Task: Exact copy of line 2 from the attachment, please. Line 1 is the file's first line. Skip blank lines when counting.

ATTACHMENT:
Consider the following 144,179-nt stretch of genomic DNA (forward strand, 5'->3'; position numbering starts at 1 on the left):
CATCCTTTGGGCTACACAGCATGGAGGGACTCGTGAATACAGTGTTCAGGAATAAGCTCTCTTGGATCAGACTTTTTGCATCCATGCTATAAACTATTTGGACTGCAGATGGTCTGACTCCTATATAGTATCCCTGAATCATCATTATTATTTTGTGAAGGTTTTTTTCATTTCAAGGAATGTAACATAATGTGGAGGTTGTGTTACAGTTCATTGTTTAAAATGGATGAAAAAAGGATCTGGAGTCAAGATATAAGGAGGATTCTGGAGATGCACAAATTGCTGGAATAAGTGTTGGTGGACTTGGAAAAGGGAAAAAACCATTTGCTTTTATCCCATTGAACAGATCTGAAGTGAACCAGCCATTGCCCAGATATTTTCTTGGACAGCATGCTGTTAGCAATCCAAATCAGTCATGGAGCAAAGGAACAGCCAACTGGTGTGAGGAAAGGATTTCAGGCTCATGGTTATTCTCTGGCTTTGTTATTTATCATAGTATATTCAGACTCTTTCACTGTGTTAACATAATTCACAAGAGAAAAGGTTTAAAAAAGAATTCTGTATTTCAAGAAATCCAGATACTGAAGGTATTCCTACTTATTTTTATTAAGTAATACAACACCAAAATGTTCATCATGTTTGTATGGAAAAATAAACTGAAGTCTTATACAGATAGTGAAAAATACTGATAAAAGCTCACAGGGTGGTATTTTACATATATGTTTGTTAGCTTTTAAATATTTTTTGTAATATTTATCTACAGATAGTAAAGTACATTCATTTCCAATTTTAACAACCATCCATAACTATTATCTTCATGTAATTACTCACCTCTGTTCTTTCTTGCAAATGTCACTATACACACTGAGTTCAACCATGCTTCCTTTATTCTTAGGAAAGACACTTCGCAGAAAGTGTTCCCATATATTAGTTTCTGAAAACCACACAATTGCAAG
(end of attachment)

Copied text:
CATCCTTTGGGCTACACAGCATGGAGGGACTCGTGAATACAGTGTTCAGGAATAAGCTCTCTTGGATCAGACTTTTTGCATCCATGCTATAAACTATTTGGACTGCAGATGGTCTGACTCCTATATAGTATCCCTGAATCATCATTATTATTTTGTGAAGGTTTTTTTCATTTCAAGGAATGTAACATAATGTGGAGGTTGTGTTACAGTTCATTGTTTAAAATGGATGAAAAAAGGATCTGGAGTCAAGATATAAGGAGGATTCTGGAGATGCACAAATTGCTGGAATAAGTGTTGGTGGACTTGGAAAAGGGAAAAAACCATTTGCTTTTATCCCATTGAACAGATCTGAAGTGAACCAGCCATTGCCCAGATATTTTCTTGGACAGCATGCTGTTAGCAATCCAAATCAGTCATGGAGCAAAGGAACAGCCAACTGGTGTGAGGAAAGGATTTCAGGCTCATGGTTATTCTCTGGCTTTGTTATTTATCATAGTATATTCAGACTCTTTCACTGTGTTAACATAATTCACAAGAGAAAAGGTTTAAAAAAGAATTCTGTATTTCAAGAAATCCAGATACTGAAGGTATTCCTACTTATTTTTATTAAGTAATACAACACCAAAATGTTCATCATGTTTGTATGGAAAAATAAACTGAAGTCTTATACAGATAGTGAAAAATACTGATAAAAGCTCACAGGGTGGTATTTTACATATATGTTTGTTAGCTTTTAAATATTTTTTGTAATATTTATCTACAGATAGTAAAGTACATTCATTTCCAATTTTAACAACCATCCATAACTATTATCTTCATGTAATTACTCACCTCTGTTCTTTCTTGCAAATGTCACTATACACACTGAGTTCAACCATGCTTCCTTTATTCTTAGGAAAGACACTTCGCAGAAAGTGTTCCCATATATTAGTTTCTGAAAACCACACAATTGCAAG